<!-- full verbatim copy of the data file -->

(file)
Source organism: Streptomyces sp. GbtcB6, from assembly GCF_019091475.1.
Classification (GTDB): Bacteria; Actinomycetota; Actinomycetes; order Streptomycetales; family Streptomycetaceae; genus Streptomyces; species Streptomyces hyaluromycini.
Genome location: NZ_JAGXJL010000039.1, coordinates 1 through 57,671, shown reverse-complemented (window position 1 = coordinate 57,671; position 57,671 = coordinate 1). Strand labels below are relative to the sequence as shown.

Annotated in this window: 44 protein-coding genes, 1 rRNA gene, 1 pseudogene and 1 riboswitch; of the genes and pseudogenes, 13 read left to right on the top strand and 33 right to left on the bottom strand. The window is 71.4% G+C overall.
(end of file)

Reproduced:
Source organism: Streptomyces sp. GbtcB6, from assembly GCF_019091475.1.
Classification (GTDB): Bacteria; Actinomycetota; Actinomycetes; order Streptomycetales; family Streptomycetaceae; genus Streptomyces; species Streptomyces hyaluromycini.
Genome location: NZ_JAGXJL010000039.1, coordinates 1 through 57,671, shown reverse-complemented (window position 1 = coordinate 57,671; position 57,671 = coordinate 1). Strand labels below are relative to the sequence as shown.

Annotated in this window: 44 protein-coding genes, 1 rRNA gene, 1 pseudogene and 1 riboswitch; of the genes and pseudogenes, 13 read left to right on the top strand and 33 right to left on the bottom strand. The window is 71.4% G+C overall.